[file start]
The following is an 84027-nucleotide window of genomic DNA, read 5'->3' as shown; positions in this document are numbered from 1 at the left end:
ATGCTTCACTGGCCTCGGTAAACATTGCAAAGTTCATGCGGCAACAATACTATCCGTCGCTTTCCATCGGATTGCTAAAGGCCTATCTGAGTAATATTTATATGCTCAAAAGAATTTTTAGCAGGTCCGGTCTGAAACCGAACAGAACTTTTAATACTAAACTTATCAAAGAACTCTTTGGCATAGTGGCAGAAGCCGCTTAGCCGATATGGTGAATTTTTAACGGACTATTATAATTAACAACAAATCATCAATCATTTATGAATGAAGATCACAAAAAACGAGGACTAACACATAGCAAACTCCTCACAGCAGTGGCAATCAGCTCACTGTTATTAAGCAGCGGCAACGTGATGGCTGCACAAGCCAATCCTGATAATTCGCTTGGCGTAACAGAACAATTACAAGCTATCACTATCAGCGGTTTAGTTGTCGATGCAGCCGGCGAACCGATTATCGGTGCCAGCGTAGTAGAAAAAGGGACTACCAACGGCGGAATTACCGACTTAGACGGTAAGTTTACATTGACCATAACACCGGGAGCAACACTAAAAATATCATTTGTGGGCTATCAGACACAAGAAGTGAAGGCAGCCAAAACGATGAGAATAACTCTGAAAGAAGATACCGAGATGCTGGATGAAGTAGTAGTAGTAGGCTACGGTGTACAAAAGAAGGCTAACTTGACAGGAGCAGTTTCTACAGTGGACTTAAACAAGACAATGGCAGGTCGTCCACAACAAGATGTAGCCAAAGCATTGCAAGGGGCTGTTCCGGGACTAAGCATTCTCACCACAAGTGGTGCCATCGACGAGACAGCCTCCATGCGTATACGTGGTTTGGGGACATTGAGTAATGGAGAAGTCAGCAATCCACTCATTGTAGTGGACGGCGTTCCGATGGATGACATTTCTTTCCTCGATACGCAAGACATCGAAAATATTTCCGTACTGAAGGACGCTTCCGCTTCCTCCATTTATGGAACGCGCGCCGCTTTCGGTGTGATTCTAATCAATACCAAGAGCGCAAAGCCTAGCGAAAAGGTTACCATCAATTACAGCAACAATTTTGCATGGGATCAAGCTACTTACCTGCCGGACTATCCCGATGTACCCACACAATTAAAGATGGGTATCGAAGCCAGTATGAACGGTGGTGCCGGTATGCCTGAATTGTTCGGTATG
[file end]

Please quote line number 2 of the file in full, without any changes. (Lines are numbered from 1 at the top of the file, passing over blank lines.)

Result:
ATGCTTCACTGGCCTCGGTAAACATTGCAAAGTTCATGCGGCAACAATACTATCCGTCGCTTTCCATCGGATTGCTAAAGGCCTATCTGAGTAATATTTATATGCTCAAAAGAATTTTTAGCAGGTCCGGTCTGAAACCGAACAGAACTTTTAATACTAAACTTATCAAAGAACTCTTTGGCATAGTGGCAGAAGCCGCTTAGCCGATATGGTGAATTTTTAACGGACTATTATAATTAACAACAAATCATCAATCATTTATGAATGAAGATCACAAAAAACGAGGACTAACACATAGCAAACTCCTCACAGCAGTGGCAATCAGCTCACTGTTATTAAGCAGCGGCAACGTGATGGCTGCACAAGCCAATCCTGATAATTCGCTTGGCGTAACAGAACAATTACAAGCTATCACTATCAGCGGTTTAGTTGTCGATGCAGCCGGCGAACCGATTATCGGTGCCAGCGTAGTAGAAAAAGGGACTACCAACGGCGGAATTACCGACTTAGACGGTAAGTTTACATTGACCATAACACCGGGAGCAACACTAAAAATATCATTTGTGGGCTATCAGACACAAGAAGTGAAGGCAGCCAAAACGATGAGAATAACTCTGAAAGAAGATACCGAGATGCTGGATGAAGTAGTAGTAGTAGGCTACGGTGTACAAAAGAAGGCTAACTTGACAGGAGCAGTTTCTACAGTGGACTTAAACAAGACAATGGCAGGTCGTCCACAACAAGATGTAGCCAAAGCATTGCAAGGGGCTGTTCCGGGACTAAGCATTCTCACCACAAGTGGTGCCATCGACGAGACAGCCTCCATGCGTATACGTGGTTTGGGGACATTGAGTAATGGAGAAGTCAGCAATCCACTCATTGTAGTGGACGGCGTTCCGATGGATGACATTTCTTTCCTCGATACGCAAGACATCGAAAATATTTCCGTACTGAAGGACGCTTCCGCTTCCTCCATTTATGGAACGCGCGCCGCTTTCGGTGTGATTCTAATCAATACCAAGAGCGCAAAGCCTAGCGAAAAGGTTACCATCAATTACAGCAACAATTTTGCATGGGATCAAGCTACTTACCTGCCGGACTATCCCGATGTACCCACACAATTAAAGATGGGTATCGAAGCCAGTATGAACGGTGGTGCCGGTATGCCTGAATTGTTCGGTATG